- If you will be having people new to contributing, read about what is a novice task.
Instructions for sprinters
Make a blog post or google doc with instructions for your sprint participants. Have it include information like:
- create account on d.o
- a way to take attendance, for example, ask them to add their d.o username to a tiny url to a google doc
- install tools to get their dev env set up, your own list, or use http://drupal.org/dev-env
- clone drupal http://drupal.org/project/drupal/git-instructions and install it
- ask a mentor for help selecting a task
- instructions for coordinating who is working on what task, for example, update a google doc, or make a comment on the issue saying what they are about to do (maybe also saying they are at the BLANK sprint).
- list the wireless network and password
On the sprint day
- Have signage so people know they are in the right location.
- Be really nice to new folks.
- Welcome each person who comes, and introduce yourself.
- Get people on irc in #drupal and #drupal-contribute Because, even when working in-person, irc is handy to share links and use the bot. And remotely, you get to coordinate, get help, and get to joke with Drupalers. Also, when participants get used to irc, then after the sprint they can continue to stay connected.
- Get to know the attendees, asking them questions, and then help them choose tasks that are good matches to them.
- Match participants with simple tasks. Especially their first task should be simple, so they have success and give them confidence to stay engaged and keep trying.
- Tell participants when they begin to work on issues, to make a comment on the issue saying what they are about to do. This helps to avoid duplicate work.
- Advise participants to reload issue pages before making a comment to see if someone else has commented since the last time they loaded the page.
- It's encouraged make comments on Drupal.org issues to: ask questions, give intermediate results, etc.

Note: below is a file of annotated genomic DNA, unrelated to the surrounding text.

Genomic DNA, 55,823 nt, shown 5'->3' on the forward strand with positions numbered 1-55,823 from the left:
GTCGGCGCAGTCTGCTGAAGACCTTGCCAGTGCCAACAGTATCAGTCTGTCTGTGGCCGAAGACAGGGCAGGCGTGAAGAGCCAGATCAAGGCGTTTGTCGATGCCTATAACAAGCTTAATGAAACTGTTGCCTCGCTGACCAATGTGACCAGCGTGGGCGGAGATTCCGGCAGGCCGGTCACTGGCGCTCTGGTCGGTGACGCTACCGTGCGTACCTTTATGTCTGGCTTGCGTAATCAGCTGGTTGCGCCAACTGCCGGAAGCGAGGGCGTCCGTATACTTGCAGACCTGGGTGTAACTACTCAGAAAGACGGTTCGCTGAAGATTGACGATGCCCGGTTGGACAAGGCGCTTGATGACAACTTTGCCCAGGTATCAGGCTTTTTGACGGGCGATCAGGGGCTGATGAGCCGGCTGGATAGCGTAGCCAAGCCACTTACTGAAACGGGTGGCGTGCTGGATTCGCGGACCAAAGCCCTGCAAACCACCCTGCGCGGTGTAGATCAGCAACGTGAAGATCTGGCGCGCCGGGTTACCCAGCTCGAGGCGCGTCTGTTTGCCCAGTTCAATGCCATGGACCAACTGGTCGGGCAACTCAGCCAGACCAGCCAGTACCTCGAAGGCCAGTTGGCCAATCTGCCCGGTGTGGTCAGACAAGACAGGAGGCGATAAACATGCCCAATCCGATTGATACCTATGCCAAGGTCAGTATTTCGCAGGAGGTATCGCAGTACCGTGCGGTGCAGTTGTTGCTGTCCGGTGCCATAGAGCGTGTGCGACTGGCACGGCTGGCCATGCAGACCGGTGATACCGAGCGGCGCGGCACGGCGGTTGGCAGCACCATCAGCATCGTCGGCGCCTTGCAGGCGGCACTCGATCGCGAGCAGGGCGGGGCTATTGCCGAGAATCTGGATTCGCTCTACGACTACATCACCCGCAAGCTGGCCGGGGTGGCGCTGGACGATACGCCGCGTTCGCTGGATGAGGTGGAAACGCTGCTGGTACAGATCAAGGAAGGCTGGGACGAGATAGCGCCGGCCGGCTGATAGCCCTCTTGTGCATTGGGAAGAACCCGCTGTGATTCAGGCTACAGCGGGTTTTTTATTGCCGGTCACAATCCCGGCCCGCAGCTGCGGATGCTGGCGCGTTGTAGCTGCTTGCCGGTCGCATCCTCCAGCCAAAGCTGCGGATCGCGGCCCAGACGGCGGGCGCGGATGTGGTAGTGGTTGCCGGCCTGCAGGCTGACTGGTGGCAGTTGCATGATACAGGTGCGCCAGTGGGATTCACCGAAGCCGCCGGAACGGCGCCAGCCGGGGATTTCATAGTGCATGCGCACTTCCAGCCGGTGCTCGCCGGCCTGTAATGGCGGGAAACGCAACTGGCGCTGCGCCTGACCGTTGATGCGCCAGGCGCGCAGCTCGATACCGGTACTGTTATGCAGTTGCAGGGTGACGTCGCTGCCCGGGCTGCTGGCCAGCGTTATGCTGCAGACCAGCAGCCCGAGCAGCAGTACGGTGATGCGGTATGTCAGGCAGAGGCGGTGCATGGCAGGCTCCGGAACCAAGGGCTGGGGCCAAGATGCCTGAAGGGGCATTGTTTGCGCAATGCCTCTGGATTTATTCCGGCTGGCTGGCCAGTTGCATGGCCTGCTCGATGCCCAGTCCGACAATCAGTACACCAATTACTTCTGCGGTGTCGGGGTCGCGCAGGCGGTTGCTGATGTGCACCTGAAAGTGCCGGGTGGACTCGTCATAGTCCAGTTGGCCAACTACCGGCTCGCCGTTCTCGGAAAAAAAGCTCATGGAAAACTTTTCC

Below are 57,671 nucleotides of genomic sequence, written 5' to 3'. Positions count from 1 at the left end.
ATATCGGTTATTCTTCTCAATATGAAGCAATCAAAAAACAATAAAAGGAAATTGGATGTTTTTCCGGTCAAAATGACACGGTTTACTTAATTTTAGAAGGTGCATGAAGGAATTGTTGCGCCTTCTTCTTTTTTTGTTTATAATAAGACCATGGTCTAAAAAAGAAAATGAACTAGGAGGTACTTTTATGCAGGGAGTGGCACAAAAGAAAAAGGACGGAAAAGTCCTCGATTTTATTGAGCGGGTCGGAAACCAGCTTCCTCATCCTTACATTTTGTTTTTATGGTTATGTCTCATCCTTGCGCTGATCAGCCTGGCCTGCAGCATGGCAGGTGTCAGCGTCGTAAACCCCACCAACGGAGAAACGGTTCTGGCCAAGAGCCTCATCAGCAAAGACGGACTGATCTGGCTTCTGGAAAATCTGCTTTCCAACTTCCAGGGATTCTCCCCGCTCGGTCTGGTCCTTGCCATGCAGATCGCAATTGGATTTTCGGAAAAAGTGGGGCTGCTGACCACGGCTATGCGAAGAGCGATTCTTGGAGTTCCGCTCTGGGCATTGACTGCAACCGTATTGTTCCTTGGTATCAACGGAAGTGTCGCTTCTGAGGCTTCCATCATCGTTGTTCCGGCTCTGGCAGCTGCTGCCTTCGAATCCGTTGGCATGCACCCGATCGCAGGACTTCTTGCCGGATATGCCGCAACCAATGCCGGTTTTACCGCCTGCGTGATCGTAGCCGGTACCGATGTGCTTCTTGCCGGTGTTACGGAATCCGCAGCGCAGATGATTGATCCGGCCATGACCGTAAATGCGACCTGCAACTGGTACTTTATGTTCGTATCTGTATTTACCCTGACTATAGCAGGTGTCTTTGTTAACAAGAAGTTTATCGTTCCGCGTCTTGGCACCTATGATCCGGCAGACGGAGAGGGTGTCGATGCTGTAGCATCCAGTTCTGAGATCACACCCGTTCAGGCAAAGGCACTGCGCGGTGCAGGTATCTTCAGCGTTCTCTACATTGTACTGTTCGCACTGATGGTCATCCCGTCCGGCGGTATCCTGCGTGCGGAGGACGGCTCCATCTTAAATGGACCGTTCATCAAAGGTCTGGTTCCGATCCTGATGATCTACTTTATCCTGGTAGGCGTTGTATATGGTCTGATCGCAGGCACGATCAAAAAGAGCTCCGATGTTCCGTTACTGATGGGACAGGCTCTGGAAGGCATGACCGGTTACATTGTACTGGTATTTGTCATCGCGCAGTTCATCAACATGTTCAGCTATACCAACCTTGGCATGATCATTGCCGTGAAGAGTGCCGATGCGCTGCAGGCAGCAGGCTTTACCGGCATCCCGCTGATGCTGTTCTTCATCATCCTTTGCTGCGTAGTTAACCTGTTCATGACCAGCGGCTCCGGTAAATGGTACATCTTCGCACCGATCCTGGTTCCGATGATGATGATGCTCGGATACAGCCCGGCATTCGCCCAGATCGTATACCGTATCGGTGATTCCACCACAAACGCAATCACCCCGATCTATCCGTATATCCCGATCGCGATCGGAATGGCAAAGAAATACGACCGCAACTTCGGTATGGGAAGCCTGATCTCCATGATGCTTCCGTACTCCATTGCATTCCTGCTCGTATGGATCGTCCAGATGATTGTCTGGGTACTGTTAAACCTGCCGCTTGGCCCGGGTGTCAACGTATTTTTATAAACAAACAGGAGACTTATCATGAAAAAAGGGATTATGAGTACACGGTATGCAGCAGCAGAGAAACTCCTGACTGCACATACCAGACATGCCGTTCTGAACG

- Have participants work in pairs, it encourages collaboration in the community and can help mentors if there are many participants.
- Take pictures, and write down who is there.
Organizers, do not worry about what you have gotten yourself into, the community will support you.
Reviews, during the sprint and after
- Have every participant put a link in irc in #drupal-contribute to the issue they have posted work on (work could be issue summary update, screenshots, patch, review, anything).
- Have every participant find someone to review their work before moving on to another task.
- Have every participant review (look at) what (at least) one other participant has done.
- How to give a constructive feedback
- Drupalcon Sydney Patch Review Session with lots of detail for how to do reviews of patches.
- xjm's core office hours Modules Unraveled podcast
- emmajane's Drupalcon Portland session on the Art of giving and getting critique
- YesCT and ZenDoodles Drupalcon Portland core conversation on how to get good reviews
Reading through this list might be overwhelming, but remember smaller sprints do not need every point here and are easier to get started organizing, and that the community is here to support you. Reach out for support by asking in irc in #drupal-contribute or contacting people who have led visible sprints in the past.
This page is a combination of resources:
- Drupal Association Presents: How to organize a successful sprint Presentation of April 7, 2015.
- xjm's blog with mentoring and sprint organizing tips.
- g.d.o Sprint Weekend page is an example of organizing sprints with more resources.
- Drupalcon Portland session for people who are or are thinking about being sprint mentors and organizers.
- Dev Days Szeged Organizers Report
- Organizing sprints (work parties)